MSNBC Panel: Obama Saved ‘Thin-Skinned’ Wall Streeters From ‘Stockades,’ ‘Nationalized’ Banks
In an MSNBC panel discussion on President Barack Obama’s attacks on the institution of Wall Street and the President’s declining support among financial professionals, Huffington Post political reporter Sam Stein said that Wall Street traders who have turned against Obama as a result of his rhetoric are “thinned-skinned.” The MSNBC panelists said that Wall Streeters should be grateful that their industry was not nationalized and financial professionals were not locked into “stockades” in the wake of the crash of 2008.
“These Wall Street guys have such thin skin,” said Stein towards the end of an MSNBC panel discussion on Obama’s waning electoral support among members of the financial industry. “The way it could have been – think about how it could have been – they could have nationalized the banks. They could have hauled people before a court and they could have put them in jail. They could have done…”
“Stockades,” interjected MSNBC host Alex Wagner excitedly.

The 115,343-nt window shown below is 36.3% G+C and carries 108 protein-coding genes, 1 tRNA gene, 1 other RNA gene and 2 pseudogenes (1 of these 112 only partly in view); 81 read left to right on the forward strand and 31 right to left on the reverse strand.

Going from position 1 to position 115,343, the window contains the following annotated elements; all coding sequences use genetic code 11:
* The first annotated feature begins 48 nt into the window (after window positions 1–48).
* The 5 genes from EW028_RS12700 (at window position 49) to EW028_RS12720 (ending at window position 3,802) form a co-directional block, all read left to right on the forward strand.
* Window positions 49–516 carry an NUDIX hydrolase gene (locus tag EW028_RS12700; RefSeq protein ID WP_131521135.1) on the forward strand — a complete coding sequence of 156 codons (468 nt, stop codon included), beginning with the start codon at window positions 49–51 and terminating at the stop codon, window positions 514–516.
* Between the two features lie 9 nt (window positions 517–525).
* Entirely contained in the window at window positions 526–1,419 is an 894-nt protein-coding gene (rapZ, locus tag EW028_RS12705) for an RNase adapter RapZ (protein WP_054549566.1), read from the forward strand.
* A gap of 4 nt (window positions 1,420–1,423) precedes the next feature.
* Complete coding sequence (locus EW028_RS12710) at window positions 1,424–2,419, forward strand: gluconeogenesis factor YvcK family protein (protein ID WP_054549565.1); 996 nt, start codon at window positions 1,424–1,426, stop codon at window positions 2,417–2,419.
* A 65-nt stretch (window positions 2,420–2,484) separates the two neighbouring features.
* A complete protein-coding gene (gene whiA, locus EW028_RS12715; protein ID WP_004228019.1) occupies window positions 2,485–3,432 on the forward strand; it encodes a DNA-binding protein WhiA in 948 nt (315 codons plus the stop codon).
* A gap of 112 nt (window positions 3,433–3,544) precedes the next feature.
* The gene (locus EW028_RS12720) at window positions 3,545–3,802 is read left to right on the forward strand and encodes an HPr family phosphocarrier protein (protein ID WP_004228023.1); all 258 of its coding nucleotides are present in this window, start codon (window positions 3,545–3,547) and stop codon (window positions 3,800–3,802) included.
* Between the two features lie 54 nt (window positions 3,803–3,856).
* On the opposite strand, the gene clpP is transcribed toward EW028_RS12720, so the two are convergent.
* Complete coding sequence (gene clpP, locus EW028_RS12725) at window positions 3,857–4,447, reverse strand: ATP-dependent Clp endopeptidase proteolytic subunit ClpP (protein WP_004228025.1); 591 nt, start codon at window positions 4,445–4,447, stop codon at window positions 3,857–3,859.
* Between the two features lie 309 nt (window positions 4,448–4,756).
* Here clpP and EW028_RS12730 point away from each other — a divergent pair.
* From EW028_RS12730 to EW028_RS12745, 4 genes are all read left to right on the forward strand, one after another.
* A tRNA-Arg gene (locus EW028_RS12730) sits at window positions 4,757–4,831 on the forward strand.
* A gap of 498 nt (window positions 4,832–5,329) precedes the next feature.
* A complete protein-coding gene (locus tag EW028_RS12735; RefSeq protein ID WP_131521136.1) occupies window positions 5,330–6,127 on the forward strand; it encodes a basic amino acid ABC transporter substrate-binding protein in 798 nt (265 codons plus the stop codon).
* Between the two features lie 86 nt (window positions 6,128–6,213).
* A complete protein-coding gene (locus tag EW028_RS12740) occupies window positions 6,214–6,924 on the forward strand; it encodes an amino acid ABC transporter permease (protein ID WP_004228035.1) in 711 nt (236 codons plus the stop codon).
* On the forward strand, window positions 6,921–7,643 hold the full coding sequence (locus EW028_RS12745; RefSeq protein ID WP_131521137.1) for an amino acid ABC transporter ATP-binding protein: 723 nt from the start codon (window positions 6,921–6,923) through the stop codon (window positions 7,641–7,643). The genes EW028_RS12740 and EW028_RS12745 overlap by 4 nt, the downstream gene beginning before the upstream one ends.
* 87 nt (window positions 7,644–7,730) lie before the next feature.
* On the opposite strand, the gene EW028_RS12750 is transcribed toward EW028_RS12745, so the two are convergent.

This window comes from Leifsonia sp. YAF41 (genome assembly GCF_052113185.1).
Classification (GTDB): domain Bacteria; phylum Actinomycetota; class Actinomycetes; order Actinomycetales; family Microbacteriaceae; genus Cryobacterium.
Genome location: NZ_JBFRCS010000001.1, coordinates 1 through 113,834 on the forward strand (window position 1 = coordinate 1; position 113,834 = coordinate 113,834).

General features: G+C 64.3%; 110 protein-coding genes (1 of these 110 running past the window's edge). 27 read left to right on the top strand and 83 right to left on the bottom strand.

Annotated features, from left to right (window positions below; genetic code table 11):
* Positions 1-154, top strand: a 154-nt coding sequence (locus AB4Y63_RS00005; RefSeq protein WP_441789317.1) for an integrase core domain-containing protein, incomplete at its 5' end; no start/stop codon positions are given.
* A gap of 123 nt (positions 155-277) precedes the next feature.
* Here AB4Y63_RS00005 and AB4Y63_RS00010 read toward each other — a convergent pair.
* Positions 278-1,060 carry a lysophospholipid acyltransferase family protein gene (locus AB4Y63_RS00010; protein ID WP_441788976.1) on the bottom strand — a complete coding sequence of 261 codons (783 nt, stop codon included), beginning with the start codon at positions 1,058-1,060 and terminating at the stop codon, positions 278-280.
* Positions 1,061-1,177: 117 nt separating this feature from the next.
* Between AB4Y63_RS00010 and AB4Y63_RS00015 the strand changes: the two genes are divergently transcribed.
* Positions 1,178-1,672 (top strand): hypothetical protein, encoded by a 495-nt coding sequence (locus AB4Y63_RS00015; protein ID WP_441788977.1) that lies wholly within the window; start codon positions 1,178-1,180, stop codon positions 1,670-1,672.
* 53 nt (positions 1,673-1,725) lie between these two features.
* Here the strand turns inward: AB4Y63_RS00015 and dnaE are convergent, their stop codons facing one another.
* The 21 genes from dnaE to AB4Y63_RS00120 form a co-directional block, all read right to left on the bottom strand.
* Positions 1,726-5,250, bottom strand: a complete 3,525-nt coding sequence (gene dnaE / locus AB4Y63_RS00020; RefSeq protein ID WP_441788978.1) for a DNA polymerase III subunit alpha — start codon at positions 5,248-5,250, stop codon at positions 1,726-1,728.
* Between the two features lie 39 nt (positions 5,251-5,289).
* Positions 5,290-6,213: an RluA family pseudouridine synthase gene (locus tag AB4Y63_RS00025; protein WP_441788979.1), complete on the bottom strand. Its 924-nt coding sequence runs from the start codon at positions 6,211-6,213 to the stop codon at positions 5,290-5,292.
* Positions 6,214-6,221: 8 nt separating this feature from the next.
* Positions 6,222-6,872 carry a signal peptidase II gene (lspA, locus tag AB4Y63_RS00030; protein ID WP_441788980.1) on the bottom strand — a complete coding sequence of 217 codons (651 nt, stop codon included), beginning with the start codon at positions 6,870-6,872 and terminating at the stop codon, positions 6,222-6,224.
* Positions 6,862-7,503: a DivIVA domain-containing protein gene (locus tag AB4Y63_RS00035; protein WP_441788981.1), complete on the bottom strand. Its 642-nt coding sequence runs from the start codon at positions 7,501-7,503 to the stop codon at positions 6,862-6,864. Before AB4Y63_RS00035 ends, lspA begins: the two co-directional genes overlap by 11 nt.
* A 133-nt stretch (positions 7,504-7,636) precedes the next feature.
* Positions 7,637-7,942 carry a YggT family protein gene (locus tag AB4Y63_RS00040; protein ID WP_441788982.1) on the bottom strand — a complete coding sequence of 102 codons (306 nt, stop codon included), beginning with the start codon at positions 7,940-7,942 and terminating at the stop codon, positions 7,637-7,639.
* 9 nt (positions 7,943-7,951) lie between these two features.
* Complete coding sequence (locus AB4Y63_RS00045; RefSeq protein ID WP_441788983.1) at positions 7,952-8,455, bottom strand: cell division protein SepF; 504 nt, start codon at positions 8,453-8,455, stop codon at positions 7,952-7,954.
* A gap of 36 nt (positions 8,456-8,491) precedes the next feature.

“Nationalize the banks,” asked an incredulous New York Times’ reporter Nicholas Confessore.
“Now we have record profits on Wall Street and these people are doing very well and, you know, yes –Obama’s a politician,” said Stein. “He has bad rhetoric towards Wall Street every now and then. Give me a break. I mean, come on.”
So the argument voiced on MSNBC’s Now panel was that Wall Street traders should publically support President Barack Obama because he could have rightfully nationalized their industry in the aftermath of the crash of 2008.
Indeed, this was an argument made by President Obama himself in 2009 when the told an audience of chief executives from the nation’s 13 largest banks that “”My administration is the only thing between you and the pitchforks.”
The level of cynicism displayed by the President – and MSNBC’s Now panelists – regarding the character of the American people is appalling. The suggestion that the American people hunger for riotous violence and scapegoats in the tradition of revolutionary France demands reproach.
Some of us still have enough faith in our neighbors to assume that they would not be moved to violence in the wake of an economic shock. I would imagine that the number of people who still possess that level of confidence in the American character might even approach an electoral majority.
Watch the panel discussion below via MSNBC:
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